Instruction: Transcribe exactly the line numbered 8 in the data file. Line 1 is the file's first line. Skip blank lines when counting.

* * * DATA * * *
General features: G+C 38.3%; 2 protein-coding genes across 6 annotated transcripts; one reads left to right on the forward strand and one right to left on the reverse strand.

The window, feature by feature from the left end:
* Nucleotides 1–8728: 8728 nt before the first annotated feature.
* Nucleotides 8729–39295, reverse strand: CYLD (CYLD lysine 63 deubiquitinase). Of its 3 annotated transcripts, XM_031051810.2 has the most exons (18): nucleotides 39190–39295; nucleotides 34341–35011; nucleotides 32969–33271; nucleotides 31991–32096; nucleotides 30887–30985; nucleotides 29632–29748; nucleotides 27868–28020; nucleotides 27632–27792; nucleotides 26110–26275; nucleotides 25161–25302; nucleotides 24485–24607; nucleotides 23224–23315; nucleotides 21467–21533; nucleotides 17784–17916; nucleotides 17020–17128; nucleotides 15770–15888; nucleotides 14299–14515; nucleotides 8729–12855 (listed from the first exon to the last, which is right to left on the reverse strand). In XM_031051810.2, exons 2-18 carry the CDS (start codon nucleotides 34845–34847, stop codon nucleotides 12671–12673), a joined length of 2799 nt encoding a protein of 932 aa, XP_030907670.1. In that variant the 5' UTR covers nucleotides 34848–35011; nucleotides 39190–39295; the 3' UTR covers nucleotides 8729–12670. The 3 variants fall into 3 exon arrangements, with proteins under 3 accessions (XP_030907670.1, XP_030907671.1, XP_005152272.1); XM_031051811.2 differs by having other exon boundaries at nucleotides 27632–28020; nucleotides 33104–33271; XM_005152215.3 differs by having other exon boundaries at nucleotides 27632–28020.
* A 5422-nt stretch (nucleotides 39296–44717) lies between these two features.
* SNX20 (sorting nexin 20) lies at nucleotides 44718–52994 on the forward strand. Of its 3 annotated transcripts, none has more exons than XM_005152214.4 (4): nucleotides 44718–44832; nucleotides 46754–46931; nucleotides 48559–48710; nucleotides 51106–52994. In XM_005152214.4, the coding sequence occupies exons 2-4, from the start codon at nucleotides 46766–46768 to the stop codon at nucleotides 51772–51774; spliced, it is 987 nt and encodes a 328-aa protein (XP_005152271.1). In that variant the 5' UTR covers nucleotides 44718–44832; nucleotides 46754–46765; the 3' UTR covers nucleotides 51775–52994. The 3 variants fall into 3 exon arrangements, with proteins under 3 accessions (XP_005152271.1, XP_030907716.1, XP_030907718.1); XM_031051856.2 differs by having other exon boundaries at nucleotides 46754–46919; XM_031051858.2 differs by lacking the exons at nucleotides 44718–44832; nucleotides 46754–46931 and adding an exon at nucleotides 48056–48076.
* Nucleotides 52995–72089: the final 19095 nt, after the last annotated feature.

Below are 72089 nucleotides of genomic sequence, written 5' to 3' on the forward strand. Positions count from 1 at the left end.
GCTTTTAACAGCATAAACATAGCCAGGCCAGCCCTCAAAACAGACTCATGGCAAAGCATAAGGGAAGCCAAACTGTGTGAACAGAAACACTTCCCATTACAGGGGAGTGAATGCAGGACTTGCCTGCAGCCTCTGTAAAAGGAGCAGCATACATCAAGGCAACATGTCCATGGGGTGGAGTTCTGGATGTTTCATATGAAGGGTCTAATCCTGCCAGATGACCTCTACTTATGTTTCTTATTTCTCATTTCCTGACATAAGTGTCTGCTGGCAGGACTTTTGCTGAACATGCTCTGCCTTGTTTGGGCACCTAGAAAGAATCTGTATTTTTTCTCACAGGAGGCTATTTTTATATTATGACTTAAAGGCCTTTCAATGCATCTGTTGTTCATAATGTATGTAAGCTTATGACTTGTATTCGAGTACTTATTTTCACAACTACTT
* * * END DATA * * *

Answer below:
Below are 72089 nucleotides of genomic sequence, written 5' to 3' on the forward strand. Positions count from 1 at the left end.